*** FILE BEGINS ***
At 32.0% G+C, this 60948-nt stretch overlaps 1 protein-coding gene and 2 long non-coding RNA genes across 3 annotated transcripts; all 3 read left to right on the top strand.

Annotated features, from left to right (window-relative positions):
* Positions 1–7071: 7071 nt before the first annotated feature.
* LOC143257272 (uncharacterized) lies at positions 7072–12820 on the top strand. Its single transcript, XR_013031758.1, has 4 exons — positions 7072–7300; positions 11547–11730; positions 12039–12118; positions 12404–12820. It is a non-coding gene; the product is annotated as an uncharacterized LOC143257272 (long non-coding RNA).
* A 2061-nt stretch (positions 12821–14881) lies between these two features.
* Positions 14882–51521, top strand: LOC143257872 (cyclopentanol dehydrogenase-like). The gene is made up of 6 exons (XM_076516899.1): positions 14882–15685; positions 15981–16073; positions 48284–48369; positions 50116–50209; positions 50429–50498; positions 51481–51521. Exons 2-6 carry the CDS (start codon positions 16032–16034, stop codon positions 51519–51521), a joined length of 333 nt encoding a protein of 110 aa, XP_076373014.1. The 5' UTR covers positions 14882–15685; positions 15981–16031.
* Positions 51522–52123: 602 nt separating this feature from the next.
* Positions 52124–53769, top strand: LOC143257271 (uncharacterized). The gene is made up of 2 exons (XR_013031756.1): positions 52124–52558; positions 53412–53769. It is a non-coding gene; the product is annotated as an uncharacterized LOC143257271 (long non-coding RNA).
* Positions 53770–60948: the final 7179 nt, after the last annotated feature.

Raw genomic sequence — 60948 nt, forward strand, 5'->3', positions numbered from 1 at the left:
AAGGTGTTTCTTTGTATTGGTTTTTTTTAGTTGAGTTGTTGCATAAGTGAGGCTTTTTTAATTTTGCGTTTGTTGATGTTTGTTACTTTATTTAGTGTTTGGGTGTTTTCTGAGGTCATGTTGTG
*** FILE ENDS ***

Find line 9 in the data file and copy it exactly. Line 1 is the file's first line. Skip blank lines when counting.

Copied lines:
* Positions 53770–60948: the final 7179 nt, after the last annotated feature.